Limiting Angle of Friction Theory Notes

Limiting Angle of Friction is defined as the angle which the resultant reaction (R) makes with the normal reaction (RN).

Consider a body A of weight W resting on a horizontal plane B as shown in Fig. 1.17. If a horizontal force P is applied to the body, no relative motion takes place until the applied force P is equal to the force of friction F, acting opposite to the direction of motion. The magnitude of this force of friction is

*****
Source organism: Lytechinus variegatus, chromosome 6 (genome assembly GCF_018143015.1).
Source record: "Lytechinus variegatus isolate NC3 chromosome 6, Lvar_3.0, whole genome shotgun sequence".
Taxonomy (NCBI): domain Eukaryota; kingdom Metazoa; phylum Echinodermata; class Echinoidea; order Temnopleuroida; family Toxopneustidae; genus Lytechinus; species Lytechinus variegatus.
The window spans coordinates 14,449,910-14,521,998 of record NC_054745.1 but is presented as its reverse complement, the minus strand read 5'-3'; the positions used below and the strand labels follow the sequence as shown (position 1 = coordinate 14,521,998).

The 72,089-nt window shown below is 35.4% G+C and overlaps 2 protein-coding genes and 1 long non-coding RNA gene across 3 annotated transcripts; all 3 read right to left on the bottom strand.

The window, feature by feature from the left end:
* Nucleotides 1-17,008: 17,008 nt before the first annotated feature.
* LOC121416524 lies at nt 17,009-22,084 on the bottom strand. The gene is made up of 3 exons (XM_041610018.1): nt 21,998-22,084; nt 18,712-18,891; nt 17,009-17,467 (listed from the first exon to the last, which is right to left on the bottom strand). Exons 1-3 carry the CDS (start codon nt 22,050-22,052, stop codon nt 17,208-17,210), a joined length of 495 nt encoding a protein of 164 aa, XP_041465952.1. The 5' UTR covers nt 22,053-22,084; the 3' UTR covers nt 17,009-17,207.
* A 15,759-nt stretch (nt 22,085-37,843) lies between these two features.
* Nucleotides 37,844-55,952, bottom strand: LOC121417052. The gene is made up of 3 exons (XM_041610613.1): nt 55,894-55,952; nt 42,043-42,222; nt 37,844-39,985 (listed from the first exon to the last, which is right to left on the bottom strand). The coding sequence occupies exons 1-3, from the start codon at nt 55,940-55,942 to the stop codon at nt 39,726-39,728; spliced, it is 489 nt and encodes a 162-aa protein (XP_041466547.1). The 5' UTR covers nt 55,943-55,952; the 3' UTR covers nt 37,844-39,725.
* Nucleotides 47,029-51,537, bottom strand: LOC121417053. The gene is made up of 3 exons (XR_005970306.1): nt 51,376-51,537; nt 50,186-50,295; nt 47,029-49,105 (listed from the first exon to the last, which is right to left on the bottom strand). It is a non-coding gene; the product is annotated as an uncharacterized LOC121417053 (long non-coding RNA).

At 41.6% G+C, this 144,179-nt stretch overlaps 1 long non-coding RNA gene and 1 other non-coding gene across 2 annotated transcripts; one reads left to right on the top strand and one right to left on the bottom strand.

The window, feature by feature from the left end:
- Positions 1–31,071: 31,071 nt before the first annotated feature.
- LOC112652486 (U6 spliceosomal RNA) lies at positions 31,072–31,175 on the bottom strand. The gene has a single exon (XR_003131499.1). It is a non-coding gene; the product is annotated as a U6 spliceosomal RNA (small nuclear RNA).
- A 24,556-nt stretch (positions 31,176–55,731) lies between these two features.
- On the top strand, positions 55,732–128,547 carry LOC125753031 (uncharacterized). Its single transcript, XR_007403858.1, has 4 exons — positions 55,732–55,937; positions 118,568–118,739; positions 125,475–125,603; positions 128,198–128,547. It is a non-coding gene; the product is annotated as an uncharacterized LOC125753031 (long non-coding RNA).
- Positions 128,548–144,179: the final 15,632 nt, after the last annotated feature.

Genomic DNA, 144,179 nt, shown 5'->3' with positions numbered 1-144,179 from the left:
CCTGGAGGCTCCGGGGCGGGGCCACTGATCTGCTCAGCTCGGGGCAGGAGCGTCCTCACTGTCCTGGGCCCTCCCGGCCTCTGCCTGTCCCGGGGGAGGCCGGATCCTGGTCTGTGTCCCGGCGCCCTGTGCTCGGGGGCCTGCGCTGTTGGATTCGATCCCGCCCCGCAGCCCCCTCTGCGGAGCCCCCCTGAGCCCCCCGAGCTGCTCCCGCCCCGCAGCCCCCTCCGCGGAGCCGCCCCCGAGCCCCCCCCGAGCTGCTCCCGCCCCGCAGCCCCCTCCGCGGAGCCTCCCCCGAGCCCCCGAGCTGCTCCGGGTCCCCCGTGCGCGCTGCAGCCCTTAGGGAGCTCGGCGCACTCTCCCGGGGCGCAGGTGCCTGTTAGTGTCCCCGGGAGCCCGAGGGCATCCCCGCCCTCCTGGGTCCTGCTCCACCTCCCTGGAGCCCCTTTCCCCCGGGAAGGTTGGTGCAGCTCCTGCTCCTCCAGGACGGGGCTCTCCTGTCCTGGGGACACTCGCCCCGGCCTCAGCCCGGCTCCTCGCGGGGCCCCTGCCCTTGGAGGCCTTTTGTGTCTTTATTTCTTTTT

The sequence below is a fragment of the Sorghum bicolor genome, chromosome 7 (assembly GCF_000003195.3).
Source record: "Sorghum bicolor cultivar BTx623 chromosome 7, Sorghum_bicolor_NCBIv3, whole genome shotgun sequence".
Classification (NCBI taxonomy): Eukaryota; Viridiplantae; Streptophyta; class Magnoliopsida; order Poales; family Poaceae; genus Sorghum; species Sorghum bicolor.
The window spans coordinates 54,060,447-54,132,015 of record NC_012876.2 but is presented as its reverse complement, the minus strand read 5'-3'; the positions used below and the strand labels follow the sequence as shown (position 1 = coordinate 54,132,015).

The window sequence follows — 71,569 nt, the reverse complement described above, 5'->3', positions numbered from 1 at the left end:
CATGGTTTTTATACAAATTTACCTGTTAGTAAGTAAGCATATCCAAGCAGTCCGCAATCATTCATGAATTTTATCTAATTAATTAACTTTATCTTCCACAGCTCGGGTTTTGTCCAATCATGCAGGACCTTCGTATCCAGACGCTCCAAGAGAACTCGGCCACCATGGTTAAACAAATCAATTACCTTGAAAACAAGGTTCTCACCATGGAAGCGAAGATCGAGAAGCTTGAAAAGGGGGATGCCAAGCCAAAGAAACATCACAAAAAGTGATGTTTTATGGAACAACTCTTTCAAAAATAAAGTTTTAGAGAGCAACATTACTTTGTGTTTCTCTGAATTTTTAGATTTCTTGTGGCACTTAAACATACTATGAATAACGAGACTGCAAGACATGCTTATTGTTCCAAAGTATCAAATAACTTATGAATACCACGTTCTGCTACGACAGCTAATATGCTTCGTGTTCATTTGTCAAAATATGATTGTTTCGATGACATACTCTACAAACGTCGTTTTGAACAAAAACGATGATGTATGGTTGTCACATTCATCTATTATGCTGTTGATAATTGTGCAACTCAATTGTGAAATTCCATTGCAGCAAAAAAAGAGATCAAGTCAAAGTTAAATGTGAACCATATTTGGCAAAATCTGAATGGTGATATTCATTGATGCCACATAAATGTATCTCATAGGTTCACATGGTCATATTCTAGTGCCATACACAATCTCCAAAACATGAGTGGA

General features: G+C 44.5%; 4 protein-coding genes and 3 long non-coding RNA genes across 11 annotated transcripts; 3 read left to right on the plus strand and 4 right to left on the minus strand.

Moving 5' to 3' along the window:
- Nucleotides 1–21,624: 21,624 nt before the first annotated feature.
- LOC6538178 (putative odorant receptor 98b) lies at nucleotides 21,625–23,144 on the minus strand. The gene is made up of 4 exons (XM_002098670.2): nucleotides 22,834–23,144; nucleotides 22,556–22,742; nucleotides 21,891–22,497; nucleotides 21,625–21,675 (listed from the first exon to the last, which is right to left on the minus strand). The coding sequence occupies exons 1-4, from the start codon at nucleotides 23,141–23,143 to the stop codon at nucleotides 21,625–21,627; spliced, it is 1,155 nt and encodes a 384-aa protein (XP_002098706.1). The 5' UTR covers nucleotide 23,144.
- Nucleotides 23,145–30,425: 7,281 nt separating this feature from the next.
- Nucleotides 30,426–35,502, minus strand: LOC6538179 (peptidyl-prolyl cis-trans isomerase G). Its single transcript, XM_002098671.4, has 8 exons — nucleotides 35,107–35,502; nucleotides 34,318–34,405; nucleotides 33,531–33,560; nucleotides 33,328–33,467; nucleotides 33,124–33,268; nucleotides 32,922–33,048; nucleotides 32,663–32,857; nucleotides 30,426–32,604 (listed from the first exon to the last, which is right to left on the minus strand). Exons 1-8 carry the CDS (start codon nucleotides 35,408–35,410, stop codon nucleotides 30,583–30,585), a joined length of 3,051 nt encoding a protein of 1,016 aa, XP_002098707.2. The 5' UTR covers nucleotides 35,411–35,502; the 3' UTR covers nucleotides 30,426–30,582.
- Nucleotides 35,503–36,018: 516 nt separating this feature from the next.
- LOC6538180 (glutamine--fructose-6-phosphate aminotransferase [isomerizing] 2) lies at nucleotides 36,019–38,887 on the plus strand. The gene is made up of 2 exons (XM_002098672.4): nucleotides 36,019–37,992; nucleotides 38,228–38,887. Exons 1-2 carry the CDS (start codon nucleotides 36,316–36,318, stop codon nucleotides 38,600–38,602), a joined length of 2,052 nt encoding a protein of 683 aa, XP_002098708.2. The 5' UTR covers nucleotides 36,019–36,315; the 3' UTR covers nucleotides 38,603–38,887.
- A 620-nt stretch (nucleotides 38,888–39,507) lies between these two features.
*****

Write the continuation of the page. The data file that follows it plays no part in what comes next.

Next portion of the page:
F = µ W = µ.RN, where RN is the normal reaction.

In the limiting case, when the body just begins to move, it is in equilibrium under the action of the following three forces :

1. Weight of the body (W),
2. Applied horizontal force (P), and
3. Reaction (R) between the body A and the plane B.

The reaction R must, therefore,be equal and opposite to the resultant of W and P and will be inclined at an angle (ϕ) to the normal reaction (RN). This angle ϕ is called the limiting angle of friction or simply angle of friction. From Fig. 1.17, we find that